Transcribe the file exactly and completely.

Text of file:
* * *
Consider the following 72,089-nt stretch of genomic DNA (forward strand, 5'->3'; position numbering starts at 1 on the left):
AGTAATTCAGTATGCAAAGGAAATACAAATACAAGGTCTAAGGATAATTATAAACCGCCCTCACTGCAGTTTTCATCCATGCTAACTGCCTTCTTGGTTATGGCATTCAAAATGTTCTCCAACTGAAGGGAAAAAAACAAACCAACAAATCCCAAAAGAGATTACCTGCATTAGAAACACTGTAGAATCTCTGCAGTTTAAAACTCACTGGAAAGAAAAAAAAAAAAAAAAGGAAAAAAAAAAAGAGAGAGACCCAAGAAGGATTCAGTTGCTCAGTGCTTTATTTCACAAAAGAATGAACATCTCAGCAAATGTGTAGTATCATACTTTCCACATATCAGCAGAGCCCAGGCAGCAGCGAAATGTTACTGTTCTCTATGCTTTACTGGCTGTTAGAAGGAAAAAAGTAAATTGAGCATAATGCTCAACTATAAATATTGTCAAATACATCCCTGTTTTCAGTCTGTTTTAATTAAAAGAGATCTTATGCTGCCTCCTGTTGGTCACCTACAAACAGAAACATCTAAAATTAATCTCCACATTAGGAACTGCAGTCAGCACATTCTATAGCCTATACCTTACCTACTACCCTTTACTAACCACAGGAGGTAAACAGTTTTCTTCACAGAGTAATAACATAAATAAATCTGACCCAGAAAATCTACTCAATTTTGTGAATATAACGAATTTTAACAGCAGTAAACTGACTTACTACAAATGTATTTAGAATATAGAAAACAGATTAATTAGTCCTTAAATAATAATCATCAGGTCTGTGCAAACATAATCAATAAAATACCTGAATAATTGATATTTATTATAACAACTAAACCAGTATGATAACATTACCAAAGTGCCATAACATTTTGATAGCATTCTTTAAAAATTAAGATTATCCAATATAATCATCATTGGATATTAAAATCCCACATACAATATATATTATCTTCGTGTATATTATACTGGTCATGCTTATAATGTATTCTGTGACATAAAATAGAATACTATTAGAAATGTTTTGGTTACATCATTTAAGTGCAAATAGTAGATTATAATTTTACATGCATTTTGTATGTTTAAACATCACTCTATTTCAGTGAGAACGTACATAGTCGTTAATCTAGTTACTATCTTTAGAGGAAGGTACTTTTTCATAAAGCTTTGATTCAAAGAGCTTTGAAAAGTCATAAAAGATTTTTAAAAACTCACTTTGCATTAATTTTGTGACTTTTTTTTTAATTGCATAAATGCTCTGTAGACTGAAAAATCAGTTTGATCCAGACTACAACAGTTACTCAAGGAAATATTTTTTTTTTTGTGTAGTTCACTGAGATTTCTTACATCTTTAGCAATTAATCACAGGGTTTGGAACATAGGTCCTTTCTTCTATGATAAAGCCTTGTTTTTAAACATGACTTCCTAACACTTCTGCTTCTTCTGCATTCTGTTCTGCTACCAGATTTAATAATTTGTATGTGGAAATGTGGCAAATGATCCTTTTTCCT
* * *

Consider the following 72,089-nt stretch of genomic DNA (forward strand, 5'->3'; position numbering starts at 1 on the left):
AGTAATTCAGTATGCAAAGGAAATACAAATACAAGGTCTAAGGATAATTATAAACCGCCCTCACTGCAGTTTTCATCCATGCTAACTGCCTTCTTGGTTATGGCATTCAAAATGTTCTCCAACTGAAGGGAAAAAAACAAACCAACAAATCCCAAAAGAGATTACCTGCATTAGAAACACTGTAGAATCTCTGCAGTTTAAAACTCACTGGAAAGAAAAAAAAAAAAAAAAGGAAAAAAAAAAAGAGAGAGACCCAAGAAGGATTCAGTTGCTCAGTGCTTTATTTCACAAAAGAATGAACATCTCAGCAAATGTGTAGTATCATACTTTCCACATATCAGCAGAGCCCAGGCAGCAGCGAAATGTTACTGTTCTCTATGCTTTACTGGCTGTTAGAAGGAAAAAAGTAAATTGAGCATAATGCTCAACTATAAATATTGTCAAATACATCCCTGTTTTCAGTCTGTTTTAATTAAAAGAGATCTTATGCTGCCTCCTGTTGGTCACCTACAAACAGAAACATCTAAAATTAATCTCCACATTAGGAACTGCAGTCAGCACATTCTATAGCCTATACCTTACCTACTACCCTTTACTAACCACAGGAGGTAAACAGTTTTCTTCACAGAGTAATAACATAAATAAATCTGACCCAGAAAATCTACTCAATTTTGTGAATATAACGAATTTTAACAGCAGTAAACTGACTTACTACAAATGTATTTAGAATATAGAAAACAGATTAATTAGTCCTTAAATAATAATCATCAGGTCTGTGCAAACATAATCAATAAAATACCTGAATAATTGATATTTATTATAACAACTAAACCAGTATGATAACATTACCAAAGTGCCATAACATTTTGATAGCATTCTTTAAAAATTAAGATTATCCAATATAATCATCATTGGATATTAAAATCCCACATACAATATATATTATCTTCGTGTATATTATACTGGTCATGCTTATAATGTATTCTGTGACATAAAATAGAATACTATTAGAAATGTTTTGGTTACATCATTTAAGTGCAAATAGTAGATTATAATTTTACATGCATTTTGTATGTTTAAACATCACTCTATTTCAGTGAGAACGTACATAGTCGTTAATCTAGTTACTATCTTTAGAGGAAGGTACTTTTTCATAAAGCTTTGATTCAAAGAGCTTTGAAAAGTCATAAAAGATTTTTAAAAACTCACTTTGCATTAATTTTGTGACTTTTTTTTTAATTGCATAAATGCTCTGTAGACTGAAAAATCAGTTTGATCCAGACTACAACAGTTACTCAAGGAAATATTTTTTTTTTTGTGTAGTTCACTGAGATTTCTTACATCTTTAGCAATTAATCACAGGGTTTGGAACATAGGTCCTTTCTTCTATGATAAAGCCTTGTTTTTAAACATGACTTCCTAACACTTCTGCTTCTTCTGCATTCTGTTCTGCTACCAGATTTAATAATTTGTATGTGGAAATGTGGCAAATGATCCTTTTTCCT